Also see Rheingold and Good’s very useful crap detecting tools.

Posted in crap detection, Howard Rheingold, Wikipedia, William Cronon | Tagged , , , , | 2 Comments

an academic writing playlist

1. A song for staring at the blank screen
2. A song for explaining to your lover why you didn’t hear what they just said
3. A song for reading reviewers’ comments
4. A song for that feeling of being really, really stupid
5. A song for pressing the submit button
6. A song to drown out the noises in the hall
7. A song to remind yourself to get off twitter now
8. A song for an impossible deadline
9. A song to soothe the savage writing
10. A song which prompts you to go sit outside
11. A song to celebrate getting the book proofs
12. A song to remind you why you became a scholar
13. A song that speaks back to administrivia
14. A song for finding a typo in the just published paper
15. A song to mark a co-author’s retirement
16. A song which encourages you to think slowly
17. A song which thanks your dog for just being there
18. A song which counts ALL the work you’ve done
19. A song for making new academic friends
20. A song for waking up at 3 am writing in your sleep

Posted in academic writing | Tagged , , | 10 Comments

the audit trail – a common omission from methods chapters

It’s really important to put an ‘audit trail’ into your methods chapter. Audit trail? Well, it doesn’t actually matter what you call it, it’s the section in the chapter where you give the examiner the nuts and bolts information about what you’ve done.

Providing an audit trail doesn’t mean you can ignore your philosophical stance and your choice of methodology. Of course you still have to write about this. But I see a lot of – read this as I see far too many – theses where that’s all people have done. There are pages and pages about epistemology and methodology and methods and nothing about what’s actually happened.

I can’t tell you exactly the number of ethnographies I’ve read – but it’s a lot – where I don’t know how many days the researcher has spent in the site, what they’ve looked at and what they were looking for, what documents they’ve collected and who they’ve formally talked to. This information partially dribbles out through the results. But if I’m not given this basic information at the start, I always approach the substantive and important results chapters with unhelpful questions and doubts in my mind. I am wondering to myself, “What’s the basis on which this description and this analysis is being made?”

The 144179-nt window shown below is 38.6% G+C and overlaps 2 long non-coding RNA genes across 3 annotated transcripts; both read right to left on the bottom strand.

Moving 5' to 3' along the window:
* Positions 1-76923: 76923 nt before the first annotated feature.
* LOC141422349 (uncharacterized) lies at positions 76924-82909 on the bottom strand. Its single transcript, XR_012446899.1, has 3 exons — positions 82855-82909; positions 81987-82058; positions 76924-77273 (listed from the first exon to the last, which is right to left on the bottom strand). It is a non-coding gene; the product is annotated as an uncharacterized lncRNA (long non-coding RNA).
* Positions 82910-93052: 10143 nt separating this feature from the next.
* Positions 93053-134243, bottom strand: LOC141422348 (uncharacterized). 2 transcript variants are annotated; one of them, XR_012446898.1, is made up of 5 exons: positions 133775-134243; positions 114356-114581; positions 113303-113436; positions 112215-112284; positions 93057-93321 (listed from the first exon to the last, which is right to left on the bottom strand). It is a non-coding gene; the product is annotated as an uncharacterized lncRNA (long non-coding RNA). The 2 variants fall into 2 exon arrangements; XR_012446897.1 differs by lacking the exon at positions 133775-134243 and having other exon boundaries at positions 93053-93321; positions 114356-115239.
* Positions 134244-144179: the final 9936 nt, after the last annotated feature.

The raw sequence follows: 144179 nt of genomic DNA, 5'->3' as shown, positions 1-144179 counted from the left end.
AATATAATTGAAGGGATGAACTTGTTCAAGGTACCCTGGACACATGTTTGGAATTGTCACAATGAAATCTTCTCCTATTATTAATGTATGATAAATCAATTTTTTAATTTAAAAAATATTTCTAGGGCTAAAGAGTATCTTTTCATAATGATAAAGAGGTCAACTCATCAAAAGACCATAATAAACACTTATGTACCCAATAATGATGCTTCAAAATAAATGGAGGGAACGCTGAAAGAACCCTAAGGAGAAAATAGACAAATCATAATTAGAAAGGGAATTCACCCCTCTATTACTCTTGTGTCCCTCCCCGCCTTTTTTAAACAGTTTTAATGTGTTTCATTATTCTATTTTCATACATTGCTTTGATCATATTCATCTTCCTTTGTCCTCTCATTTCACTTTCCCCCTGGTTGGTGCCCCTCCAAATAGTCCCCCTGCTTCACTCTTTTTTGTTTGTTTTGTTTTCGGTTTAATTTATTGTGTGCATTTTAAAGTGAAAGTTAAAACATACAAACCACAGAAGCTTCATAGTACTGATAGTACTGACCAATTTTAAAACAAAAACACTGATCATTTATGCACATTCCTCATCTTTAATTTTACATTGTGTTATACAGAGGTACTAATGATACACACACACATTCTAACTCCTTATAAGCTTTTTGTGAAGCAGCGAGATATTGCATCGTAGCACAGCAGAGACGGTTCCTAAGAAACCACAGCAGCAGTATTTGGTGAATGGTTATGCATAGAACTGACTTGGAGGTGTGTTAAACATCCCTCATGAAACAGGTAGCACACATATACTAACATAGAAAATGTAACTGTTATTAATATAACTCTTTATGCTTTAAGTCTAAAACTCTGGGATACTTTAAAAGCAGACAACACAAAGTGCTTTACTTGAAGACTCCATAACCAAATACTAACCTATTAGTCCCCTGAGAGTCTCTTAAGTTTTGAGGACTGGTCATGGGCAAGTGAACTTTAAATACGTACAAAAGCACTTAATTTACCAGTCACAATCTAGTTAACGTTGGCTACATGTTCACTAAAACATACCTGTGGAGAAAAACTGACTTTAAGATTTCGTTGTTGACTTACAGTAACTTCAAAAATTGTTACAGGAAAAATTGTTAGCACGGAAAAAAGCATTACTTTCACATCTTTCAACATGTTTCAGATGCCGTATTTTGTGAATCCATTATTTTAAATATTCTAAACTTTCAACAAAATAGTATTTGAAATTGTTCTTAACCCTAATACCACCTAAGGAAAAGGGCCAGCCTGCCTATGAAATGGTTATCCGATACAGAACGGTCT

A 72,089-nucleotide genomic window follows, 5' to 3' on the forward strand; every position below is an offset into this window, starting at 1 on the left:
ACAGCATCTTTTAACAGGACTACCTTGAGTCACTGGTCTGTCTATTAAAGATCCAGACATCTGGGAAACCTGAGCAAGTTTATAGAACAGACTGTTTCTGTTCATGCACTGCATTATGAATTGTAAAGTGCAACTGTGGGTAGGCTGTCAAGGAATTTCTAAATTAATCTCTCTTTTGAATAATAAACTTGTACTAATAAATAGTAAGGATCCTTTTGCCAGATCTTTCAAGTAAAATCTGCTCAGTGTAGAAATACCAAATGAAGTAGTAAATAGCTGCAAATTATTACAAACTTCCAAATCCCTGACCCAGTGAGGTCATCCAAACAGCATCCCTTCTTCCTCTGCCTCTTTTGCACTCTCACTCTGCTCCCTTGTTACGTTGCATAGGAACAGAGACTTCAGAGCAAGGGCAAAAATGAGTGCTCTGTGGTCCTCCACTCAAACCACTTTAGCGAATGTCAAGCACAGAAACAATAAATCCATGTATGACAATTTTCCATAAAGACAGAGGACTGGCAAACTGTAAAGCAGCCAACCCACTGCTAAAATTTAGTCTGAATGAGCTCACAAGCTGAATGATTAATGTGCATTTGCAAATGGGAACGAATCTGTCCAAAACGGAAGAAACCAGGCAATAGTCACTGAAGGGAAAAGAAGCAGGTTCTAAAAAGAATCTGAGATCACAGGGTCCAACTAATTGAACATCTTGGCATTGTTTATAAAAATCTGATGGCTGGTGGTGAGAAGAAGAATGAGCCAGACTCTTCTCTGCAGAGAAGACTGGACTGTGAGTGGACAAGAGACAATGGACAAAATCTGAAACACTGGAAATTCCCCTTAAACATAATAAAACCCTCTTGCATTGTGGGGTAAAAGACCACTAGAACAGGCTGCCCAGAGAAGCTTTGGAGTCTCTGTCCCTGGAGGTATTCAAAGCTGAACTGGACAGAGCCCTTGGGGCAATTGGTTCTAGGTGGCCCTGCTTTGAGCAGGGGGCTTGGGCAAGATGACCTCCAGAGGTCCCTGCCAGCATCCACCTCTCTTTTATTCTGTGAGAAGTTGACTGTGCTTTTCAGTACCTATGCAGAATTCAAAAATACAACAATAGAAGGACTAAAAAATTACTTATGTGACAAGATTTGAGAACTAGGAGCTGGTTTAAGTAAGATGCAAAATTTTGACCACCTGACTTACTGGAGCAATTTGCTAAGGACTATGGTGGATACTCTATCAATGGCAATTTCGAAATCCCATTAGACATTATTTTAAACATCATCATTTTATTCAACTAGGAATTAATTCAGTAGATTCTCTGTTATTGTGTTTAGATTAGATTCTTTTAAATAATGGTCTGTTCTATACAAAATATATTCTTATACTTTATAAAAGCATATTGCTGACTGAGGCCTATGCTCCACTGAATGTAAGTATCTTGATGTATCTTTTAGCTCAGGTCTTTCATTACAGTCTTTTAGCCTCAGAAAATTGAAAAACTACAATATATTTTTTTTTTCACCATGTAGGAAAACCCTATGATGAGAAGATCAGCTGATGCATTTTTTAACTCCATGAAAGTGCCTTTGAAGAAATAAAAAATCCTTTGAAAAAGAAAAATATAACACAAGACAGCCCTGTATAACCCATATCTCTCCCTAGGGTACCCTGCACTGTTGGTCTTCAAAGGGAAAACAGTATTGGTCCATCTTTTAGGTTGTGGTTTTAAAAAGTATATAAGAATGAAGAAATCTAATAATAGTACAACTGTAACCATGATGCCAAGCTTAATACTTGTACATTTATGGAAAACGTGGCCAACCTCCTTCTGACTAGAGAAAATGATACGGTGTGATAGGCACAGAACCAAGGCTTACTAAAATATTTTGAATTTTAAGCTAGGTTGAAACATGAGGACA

BUT the consequence of leaving out the audit trail is generally greater than simply raising doubts in the examiner’s/my mind. Whenever a doctoral researcher has left out the audit trail, they are usually asked to turn around and put it in as a correction. And who needs that if it can be avoided?

The audit trail consists of two things:

(1) Information about the actual data you have generated
This is – how many people you’ve interviewed, how many days you spent in each site, how you constructed the survey, what kind of statistical approach you took, how many transcripts you are working with, how many blogs and posts, how many words in the corpus and so on. It’s the who, what, where, what kind, how long, and how many of the research. You can often do this in a table so it doesn’t take up more pages and pages.

(2) Information about how you’ve analysed the data
This might be the actual workings or it might be a sample of transcript, codes and themes and so on – whatever is appropriate for the methods you’ve chosen. This often goes somewhere other than the chapter and is referred to in the actual chapter proper.

Now the reason for providing an audit trail is not because your examiner doesn’t trust you. It’s not that your examiner wants to believe that what you’re claiming about your results is inaccurate or fudged in some way. The reason for providing an audit trail stems from the job that the examiners are asked to do.

PhD examiners have to make a judgment about the quality of the research. Is it ‘doctoral’? Examiners are not just looking for the original contribution but also whether you know how to do research and can be let loose on the world as an independent researcher, able to undertake unsupervised research that will be competent and scholarly. So they need “evidence” that you can do this.

At its most basic level, whether something is doctoral is a question of data quantity – has the person done enough work and got enough data to answer the question they’ve posed, using the method they’ve chosen. Depending on the question, this might be as small as one person or one text, or it might be as big as national data base. The doctoral researcher must tie the question, methodology, methods and data decisions and processes together. The thesis needs to both show and tell, and argue, the actual basis of the research.